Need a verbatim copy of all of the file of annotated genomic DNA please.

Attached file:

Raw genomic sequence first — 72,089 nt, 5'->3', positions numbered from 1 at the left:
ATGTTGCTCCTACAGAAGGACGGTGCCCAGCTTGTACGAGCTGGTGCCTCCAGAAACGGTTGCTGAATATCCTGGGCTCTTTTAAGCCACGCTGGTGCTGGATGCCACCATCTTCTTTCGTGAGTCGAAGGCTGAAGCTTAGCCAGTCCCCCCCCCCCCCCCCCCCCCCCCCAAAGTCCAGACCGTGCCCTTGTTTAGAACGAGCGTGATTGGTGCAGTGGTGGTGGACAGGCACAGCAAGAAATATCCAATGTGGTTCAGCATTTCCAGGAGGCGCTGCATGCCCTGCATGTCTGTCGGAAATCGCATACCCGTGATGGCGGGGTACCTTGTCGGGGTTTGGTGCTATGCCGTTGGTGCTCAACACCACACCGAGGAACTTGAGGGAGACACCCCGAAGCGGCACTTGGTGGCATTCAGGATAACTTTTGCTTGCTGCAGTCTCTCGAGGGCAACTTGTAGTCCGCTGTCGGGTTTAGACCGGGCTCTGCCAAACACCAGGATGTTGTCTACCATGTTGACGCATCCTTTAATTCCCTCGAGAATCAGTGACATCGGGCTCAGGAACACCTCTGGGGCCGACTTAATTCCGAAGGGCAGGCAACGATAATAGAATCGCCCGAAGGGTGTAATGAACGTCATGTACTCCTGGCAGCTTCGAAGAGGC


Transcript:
Raw genomic sequence first — 72,089 nt, 5'->3', positions numbered from 1 at the left:
ATGTTGCTCCTACAGAAGGACGGTGCCCAGCTTGTACGAGCTGGTGCCTCCAGAAACGGTTGCTGAATATCCTGGGCTCTTTTAAGCCACGCTGGTGCTGGATGCCACCATCTTCTTTCGTGAGTCGAAGGCTGAAGCTTAGCCAGTCCCCCCCCCCCCCCCCCCCCCCCCCAAAGTCCAGACCGTGCCCTTGTTTAGAACGAGCGTGATTGGTGCAGTGGTGGTGGACAGGCACAGCAAGAAATATCCAATGTGGTTCAGCATTTCCAGGAGGCGCTGCATGCCCTGCATGTCTGTCGGAAATCGCATACCCGTGATGGCGGGGTACCTTGTCGGGGTTTGGTGCTATGCCGTTGGTGCTCAACACCACACCGAGGAACTTGAGGGAGACACCCCGAAGCGGCACTTGGTGGCATTCAGGATAACTTTTGCTTGCTGCAGTCTCTCGAGGGCAACTTGTAGTCCGCTGTCGGGTTTAGACCGGGCTCTGCCAAACACCAGGATGTTGTCTACCATGTTGACGCATCCTTTAATTCCCTCGAGAATCAGTGACATCGGGCTCAGGAACACCTCTGGGGCCGACTTAATTCCGAAGGGCAGGCAACGATAATAGAATCGCCCGAAGGGTGTAATGAACGTCATGTACTCCTGGCAGCTTCGAAGAGGC